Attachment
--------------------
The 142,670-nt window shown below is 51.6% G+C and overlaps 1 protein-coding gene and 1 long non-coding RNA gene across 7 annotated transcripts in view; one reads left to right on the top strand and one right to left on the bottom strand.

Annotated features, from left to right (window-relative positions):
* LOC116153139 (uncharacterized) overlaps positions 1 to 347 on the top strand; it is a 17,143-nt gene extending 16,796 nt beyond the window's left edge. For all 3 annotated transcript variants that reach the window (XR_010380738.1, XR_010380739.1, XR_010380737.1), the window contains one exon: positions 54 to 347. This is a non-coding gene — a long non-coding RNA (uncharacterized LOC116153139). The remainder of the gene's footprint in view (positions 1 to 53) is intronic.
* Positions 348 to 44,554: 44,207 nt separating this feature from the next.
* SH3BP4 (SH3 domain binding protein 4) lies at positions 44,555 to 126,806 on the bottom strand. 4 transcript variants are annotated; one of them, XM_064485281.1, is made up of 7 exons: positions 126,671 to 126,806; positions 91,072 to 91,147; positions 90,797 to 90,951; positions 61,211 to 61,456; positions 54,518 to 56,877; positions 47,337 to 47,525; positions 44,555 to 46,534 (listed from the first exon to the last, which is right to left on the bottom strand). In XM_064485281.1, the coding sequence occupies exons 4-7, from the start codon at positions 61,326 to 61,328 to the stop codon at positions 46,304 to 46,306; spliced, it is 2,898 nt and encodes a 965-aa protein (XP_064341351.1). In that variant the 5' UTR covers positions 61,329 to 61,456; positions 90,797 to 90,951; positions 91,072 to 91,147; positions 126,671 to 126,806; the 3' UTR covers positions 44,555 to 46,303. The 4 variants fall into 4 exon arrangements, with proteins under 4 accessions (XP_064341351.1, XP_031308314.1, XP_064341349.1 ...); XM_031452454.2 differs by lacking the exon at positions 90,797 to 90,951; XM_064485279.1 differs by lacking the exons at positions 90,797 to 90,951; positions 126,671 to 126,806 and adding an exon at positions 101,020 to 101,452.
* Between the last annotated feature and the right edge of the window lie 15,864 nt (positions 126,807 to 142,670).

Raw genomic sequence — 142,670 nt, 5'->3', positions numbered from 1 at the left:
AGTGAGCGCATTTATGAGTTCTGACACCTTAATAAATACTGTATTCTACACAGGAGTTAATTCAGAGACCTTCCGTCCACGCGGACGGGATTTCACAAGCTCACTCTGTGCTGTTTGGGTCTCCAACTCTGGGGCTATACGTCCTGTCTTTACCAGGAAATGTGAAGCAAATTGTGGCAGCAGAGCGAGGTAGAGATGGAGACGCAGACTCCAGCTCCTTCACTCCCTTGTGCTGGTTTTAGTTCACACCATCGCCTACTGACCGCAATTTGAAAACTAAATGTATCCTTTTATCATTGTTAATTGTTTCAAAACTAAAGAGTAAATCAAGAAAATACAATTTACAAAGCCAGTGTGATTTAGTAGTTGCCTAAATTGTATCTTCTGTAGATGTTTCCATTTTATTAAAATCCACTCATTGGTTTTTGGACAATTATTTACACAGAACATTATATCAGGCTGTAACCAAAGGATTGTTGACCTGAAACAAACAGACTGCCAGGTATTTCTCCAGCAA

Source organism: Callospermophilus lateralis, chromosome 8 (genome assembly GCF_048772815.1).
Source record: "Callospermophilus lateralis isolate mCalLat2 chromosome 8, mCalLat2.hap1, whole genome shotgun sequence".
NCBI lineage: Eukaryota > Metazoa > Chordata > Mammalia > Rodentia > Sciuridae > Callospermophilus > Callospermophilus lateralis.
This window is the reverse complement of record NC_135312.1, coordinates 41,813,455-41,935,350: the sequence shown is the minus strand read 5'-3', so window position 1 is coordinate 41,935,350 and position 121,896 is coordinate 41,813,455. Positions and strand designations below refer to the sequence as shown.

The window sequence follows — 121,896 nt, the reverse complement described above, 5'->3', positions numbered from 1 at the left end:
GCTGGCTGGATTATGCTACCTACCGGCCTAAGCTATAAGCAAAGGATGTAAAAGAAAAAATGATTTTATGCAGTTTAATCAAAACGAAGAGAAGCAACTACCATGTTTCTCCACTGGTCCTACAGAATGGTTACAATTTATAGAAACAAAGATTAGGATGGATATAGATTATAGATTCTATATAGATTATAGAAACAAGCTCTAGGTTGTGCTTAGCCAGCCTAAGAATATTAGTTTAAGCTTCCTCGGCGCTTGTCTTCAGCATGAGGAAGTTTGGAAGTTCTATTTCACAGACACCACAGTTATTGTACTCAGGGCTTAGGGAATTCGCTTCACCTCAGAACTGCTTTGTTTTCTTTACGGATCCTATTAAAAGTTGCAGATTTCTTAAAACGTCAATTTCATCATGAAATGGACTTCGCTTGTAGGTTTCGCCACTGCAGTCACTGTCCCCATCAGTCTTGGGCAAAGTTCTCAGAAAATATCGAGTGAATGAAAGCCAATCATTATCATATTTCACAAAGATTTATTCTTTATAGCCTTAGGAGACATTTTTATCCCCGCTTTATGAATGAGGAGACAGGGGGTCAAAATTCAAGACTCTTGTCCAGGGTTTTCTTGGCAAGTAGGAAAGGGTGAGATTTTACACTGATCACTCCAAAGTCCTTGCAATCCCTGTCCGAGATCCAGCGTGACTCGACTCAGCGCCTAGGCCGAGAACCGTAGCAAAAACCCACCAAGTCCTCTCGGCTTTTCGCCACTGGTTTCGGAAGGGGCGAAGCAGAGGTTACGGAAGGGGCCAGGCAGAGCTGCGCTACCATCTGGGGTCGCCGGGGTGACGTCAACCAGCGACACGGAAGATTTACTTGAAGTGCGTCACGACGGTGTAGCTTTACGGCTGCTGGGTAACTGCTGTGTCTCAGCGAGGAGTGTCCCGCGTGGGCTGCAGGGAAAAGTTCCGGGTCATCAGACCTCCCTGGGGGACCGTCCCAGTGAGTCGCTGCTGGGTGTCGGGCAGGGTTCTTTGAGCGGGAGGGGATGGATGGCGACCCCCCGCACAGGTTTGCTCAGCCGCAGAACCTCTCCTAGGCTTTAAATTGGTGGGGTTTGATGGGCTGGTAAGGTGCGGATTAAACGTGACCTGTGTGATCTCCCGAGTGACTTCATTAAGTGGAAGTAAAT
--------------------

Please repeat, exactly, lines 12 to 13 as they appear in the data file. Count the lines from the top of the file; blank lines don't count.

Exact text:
This window is the reverse complement of record NC_135312.1, coordinates 41,813,455-41,935,350: the sequence shown is the minus strand read 5'-3', so window position 1 is coordinate 41,935,350 and position 121,896 is coordinate 41,813,455. Positions and strand designations below refer to the sequence as shown.

The window sequence follows — 121,896 nt, the reverse complement described above, 5'->3', positions numbered from 1 at the left end: